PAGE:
Thursday, January 20, 2011

Working Toward a World Class Organization

Governor Mark Parkinson
President & CEO, AHCA/NCAL
January 20, 2011
By: Governor Mark Parkinson, President and CEO, AHCA/NCAL


I’m happy to report that I started my position as President and CEO of AHCA/NCAL last week.  My wife Stacy, my daughter Kit, our ridiculous number of pets, and I are now settled in Potomac, Maryland and I am fully engaged at work.

At the outset, I want to thank you for this remarkable opportunity. This position provides me the chance to have an enormous impact on the field that we love. That it came open at just the right time, that our family situation came together to make it work, and that the Board selected me for it, have me convinced that this is exactly what I’m supposed to be doing.

Our Opportunities and Challenges
I am a policy person. I try to be strategic and I’m results oriented. So, let me get down to business and outline our situation, as I see it, and our plan to prevail.

Very few professions have the opportunities that we do. The aging of the population means that we will have many more customers in the future. According to Census Projections, there are currently 11.5 million Americans over the age of 80, there will be 12.8 million in 2020, 18.9 million in 2030, and 27.6 million in 2040.

Finding customers is not going to be the issue.

The challenge that we face is how our federal and state governments will pay us fairly to take care of those customers – and do so in a manner whereby quality care is always a given, not just a goal. It’s a big problem. Approximately 65 percent of our reimbursement comes from federal and state governments and currently all levels of government are out of money or running out.

The condition of the federal debt is so bad that it compels me even more to take action. We have just gone through 40 years with a comparatively young population, working through their productive years, and with a very small older population to support. These should have been the years when our country was developing surplus funds to take care of the very demographic challenge that we now face. But this did not happen.

Our job now is to navigate through this the best we can.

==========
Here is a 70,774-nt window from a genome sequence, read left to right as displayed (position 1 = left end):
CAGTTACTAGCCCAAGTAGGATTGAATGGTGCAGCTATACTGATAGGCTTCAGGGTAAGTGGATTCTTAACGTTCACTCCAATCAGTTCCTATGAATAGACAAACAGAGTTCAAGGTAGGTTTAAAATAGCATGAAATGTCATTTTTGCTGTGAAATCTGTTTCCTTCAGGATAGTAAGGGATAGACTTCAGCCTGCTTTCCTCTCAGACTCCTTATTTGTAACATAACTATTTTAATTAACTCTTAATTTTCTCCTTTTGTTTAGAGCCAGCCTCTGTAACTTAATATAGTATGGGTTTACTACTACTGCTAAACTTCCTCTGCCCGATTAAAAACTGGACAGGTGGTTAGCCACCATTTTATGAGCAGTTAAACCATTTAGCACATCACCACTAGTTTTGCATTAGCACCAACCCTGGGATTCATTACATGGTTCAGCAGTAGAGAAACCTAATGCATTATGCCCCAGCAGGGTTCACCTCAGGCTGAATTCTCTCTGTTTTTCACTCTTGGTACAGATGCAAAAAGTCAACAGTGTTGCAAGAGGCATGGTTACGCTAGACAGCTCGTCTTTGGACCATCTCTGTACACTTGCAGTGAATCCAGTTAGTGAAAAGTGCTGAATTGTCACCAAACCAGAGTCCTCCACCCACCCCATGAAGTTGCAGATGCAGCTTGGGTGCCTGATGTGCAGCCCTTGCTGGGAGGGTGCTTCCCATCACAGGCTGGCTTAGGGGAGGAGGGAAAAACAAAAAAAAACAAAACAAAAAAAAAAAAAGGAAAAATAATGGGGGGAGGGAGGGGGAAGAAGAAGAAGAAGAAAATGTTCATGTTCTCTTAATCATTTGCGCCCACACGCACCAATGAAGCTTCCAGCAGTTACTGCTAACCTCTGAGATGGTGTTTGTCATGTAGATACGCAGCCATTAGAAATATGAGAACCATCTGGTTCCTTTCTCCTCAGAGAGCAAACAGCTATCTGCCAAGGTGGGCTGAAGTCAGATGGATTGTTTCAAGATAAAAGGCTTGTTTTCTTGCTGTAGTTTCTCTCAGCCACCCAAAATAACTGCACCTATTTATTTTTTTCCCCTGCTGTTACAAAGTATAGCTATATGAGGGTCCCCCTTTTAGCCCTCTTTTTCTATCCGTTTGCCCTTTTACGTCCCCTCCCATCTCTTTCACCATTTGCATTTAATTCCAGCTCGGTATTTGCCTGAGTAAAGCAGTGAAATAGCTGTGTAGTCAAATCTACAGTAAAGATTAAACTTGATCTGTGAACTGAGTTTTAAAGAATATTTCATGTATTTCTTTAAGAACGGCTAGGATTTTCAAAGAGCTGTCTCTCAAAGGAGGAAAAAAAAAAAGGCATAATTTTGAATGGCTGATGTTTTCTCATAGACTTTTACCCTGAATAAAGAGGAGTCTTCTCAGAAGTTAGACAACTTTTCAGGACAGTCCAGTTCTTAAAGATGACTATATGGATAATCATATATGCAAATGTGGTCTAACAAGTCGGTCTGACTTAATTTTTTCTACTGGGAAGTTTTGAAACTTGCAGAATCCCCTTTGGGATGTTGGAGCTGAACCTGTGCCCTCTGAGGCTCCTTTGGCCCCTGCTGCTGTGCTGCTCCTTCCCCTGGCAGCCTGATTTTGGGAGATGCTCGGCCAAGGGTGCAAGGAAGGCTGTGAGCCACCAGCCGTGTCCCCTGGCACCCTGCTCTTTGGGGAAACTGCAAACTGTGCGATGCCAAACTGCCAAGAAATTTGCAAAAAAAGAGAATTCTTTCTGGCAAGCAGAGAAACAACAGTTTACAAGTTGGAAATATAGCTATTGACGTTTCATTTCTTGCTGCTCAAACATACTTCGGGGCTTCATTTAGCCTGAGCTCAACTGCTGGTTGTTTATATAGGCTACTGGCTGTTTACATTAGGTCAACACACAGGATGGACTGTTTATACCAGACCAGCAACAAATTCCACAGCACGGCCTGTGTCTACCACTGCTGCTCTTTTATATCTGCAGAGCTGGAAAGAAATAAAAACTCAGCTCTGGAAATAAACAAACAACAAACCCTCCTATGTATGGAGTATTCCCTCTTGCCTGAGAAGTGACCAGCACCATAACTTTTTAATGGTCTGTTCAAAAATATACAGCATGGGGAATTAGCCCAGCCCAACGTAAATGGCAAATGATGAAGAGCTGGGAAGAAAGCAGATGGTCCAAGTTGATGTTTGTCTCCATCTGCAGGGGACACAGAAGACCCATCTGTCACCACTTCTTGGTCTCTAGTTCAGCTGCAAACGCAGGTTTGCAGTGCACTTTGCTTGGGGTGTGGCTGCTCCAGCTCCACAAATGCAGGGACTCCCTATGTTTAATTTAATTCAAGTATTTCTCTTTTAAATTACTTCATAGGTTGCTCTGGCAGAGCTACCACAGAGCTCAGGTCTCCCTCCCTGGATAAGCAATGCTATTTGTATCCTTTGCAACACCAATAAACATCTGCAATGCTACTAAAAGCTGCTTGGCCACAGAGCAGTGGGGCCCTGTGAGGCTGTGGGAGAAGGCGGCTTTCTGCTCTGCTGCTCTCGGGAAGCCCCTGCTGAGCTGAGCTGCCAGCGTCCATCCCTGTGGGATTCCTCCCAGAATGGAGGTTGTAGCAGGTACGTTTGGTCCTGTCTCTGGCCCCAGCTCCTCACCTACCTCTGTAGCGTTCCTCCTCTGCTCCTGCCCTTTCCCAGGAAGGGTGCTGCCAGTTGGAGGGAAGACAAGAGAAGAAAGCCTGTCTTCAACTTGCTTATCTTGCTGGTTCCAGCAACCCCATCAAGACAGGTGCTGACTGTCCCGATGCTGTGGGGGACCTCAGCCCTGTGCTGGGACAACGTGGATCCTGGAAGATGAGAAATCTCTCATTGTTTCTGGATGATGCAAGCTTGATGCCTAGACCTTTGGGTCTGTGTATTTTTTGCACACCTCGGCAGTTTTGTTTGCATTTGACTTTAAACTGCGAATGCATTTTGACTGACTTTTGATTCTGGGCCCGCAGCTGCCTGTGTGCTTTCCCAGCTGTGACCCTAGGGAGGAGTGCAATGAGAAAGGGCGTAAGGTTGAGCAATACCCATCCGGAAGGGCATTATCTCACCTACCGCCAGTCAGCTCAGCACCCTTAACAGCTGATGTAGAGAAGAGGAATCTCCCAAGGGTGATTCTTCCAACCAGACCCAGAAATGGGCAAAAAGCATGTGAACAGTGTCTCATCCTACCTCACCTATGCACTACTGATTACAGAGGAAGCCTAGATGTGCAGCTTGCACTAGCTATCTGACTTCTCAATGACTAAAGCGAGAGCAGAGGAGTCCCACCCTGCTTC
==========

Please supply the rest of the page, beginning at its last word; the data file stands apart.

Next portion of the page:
How We Are Going to Prevail
First, we must continue to be the solution to health care costs. Not part of the problem, but the actual solution. We do that by being the low cost, high-efficiency, quality providers of care to the frail and elderly. We do it by demonstrating that no other part of the delivery system can achieve the results we achieve for the cost that we achieve them. Cutting skilled nursing facility (SNF) funding? You will see massive re-hospitalizations, higher costs to taxpayers, and other budgetary strains on the system.

Second, we must continue to drive quality. We won’t be just part of the solution on quality, we will be the driver. We know that we have made dramatic improvements in quality – and we must let consumers and policymakers know this -- but we can do more. And it’s time to change the perception that we are reluctantly going along with change, to the reality that we are actively leading change. We will do this by continuing to make our quality programs substantive, measurable, and cutting edge.

Third, we must change our image. We are all too aware of the perceptions of this industry. They are so out of whack with what is really happening in our modern health centers that we cannot afford to sit back quietly any more. Now is the time to show the public the reality of the care we provide and begin the process of erasing the stereotypes that have plagued us.

Finally, we must become a political and lobbying powerhouse. Unfortunately, in this town you can be right about all the issues, as we are, and lose out if you don’t have the tools to ensure federal and state lawmakers – and the public at  large – hear our message. That will not happen to us. You have created an Association, with broad based membership that gives us the ability to become what we need to and we will.

A World Class Organization
On my second day of work we had a meeting with all of the employees and I outlined that it is our objective to create a world class organization. I defined it as one that:
  1. Meets the needs of our members, and meets the needs of our residents and patients;
  2. Puts our members in a position to succeed with adequate reimbursement and a survey environment they can live with;
  3. Is a great place to work; and
  4. Endures beyond any of us.
I challenged the employees to think about an organization where the goal was to meet the needs of our members, but that our real objective was to provide results so favorable that they are shocking. That is what we are striving for--shocking results.

It’s going to take some time, but we’re going to get there. I like to take on tasks that are difficult, but not impossible. I see no point in working on tasks that are easy, because someone else will take them on. Similarly, I have no interest in working on tasks when they are impossible, because it’s just a waste of time. This task suits me perfectly. Our challenges are difficult; in fact, they are very difficult.

But overcoming them is possible and the consequences of not overcoming them are so great that failure or accepting the status quo is simply not an option. As I said at the outset, you have given me a great mission and I’m fully engaged.

From time to time, I’ll update you on what we are doing. In the meantime, please contact me any time you have suggestions or comments. This is your association, and the best ideas always come from you.

Mark

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